, Japan’s capital, has many bustling shopping and amusement districts offering its visitors a variety of entertainment and dining experiences. At the final stages of World War II, virtually all the cities in Japan were destroyed in air raids, and Tokyo was no exception. Today, it is not easy for visitors to find the old wooden houses in which ordinary Tokyo citizens lived. If you want to go to see an old-fashioned tenement area and taste Japanese soul food, try Tsukishima.
is only two metro-stations away from the center of the city.
Only a few minutes after leaving Tsukishima station, visitors can walk through the back alleys, where locals are living their day-to-day lives in close-net communities. In these very narrow alleys, you can enjoy the old Tokyo atmosphere and bump into alley cats, a rare species in today’s Tokyo.
Tsukishima is also known for monja-yaki, a local specialty. It is a kind of pancake mixed with vegetables, seafood, pork and other fillings added as you like. The fun part of monja-yaki is that you cook your own food at your table. There are some 70 monja-yaki restaurants to be found on and around Nishinaka Street. In addition, you can walk to a neighboring area which has another concentration of old-fashioned back alleys, Tsukudajima. Tsukishima is a perfect place for visitors looking for a folksy area with unpretentious food.
Another feature of Tokyo is the stunning waterfront. Tokyo Bay Cruise will show you another charm of the city. Tokyo, especially its waterfront area, will be changing a lot in preparation for the 2nd Tokyo Olympics, which will be held in 2020. Yet this reformation is nothing new as Tokyo has been developing by creating canals and reclaiming oceans since the city was called Edo (1603 – 1867). Many of the old canals and rivers remained hidden for many years due to the lack of suitably sized boats to explore them with. However, since the pier at Nihonbashi Bridge was opened in 2011, many river cruise companies have started using small, 40-passenger boats, to gain access to these smaller rivers and low bridge girders. Tokyo Bay Cruising operates several different courses including a 45-min tour of Nihonbashi and Sumida River, a 60-min tour of Nihonbashi River plus Tokyo Bay, and a 90-min tour of Nihonbashi, Kanda, and Sumida River.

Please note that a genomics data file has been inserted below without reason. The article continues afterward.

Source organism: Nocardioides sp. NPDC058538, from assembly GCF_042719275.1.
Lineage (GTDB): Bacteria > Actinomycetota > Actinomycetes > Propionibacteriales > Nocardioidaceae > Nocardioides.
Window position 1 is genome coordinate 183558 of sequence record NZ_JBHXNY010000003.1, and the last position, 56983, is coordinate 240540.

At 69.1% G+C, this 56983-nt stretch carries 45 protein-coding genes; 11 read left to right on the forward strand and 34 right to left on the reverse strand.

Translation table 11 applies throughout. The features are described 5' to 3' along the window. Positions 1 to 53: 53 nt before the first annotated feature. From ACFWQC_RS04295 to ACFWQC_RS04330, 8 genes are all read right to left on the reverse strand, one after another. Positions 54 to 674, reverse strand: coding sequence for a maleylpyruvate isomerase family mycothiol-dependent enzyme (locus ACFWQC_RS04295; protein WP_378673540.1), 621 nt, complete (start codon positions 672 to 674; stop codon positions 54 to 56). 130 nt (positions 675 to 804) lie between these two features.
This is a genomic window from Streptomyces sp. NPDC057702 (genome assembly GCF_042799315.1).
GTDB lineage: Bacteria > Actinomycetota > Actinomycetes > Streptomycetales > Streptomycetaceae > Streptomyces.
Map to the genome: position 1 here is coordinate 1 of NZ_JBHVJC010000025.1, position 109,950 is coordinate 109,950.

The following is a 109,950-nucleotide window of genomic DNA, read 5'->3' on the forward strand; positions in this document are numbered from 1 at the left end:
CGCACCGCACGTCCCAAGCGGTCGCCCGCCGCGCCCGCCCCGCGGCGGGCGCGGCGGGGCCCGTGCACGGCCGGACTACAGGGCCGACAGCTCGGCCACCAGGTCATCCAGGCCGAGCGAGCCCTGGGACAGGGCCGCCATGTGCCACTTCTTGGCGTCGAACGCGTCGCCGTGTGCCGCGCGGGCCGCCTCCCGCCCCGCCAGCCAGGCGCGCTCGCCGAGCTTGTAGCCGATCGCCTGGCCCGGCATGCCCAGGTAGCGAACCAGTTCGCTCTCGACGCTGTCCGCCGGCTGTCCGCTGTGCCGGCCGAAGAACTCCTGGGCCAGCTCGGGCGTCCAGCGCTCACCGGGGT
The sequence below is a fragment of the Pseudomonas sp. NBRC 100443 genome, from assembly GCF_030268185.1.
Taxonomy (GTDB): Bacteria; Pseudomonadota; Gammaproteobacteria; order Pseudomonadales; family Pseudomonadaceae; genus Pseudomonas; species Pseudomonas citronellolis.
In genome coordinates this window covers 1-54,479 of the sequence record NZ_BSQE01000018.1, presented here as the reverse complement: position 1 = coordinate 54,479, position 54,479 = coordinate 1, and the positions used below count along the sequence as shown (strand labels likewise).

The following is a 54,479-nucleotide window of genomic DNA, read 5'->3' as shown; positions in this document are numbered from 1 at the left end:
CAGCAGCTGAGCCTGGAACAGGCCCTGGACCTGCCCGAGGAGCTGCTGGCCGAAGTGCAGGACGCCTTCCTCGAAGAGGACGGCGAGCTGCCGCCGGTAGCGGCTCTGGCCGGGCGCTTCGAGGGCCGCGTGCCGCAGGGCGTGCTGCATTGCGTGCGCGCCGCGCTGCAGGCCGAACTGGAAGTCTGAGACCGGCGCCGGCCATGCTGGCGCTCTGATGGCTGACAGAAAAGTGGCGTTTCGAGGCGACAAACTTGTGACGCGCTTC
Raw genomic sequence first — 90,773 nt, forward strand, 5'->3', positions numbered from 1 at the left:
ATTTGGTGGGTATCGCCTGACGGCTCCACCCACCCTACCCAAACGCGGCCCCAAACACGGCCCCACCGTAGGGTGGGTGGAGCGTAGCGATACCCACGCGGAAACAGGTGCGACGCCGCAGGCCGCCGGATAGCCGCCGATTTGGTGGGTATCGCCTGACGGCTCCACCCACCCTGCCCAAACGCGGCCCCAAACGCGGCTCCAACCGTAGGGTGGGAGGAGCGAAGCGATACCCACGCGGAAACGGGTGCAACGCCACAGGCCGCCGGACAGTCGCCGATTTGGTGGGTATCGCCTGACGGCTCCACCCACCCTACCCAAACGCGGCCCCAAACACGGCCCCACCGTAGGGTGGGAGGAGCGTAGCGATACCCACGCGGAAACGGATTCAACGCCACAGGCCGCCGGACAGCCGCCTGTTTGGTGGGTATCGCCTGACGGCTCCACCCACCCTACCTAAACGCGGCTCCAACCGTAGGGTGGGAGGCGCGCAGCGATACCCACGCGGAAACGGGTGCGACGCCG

You can explore new Tokyo in the course of its development for 2020 and also feel the remnants from a historical samurai time. If you happen to be in the Nihonbashi area, why don’t you try to get a seat!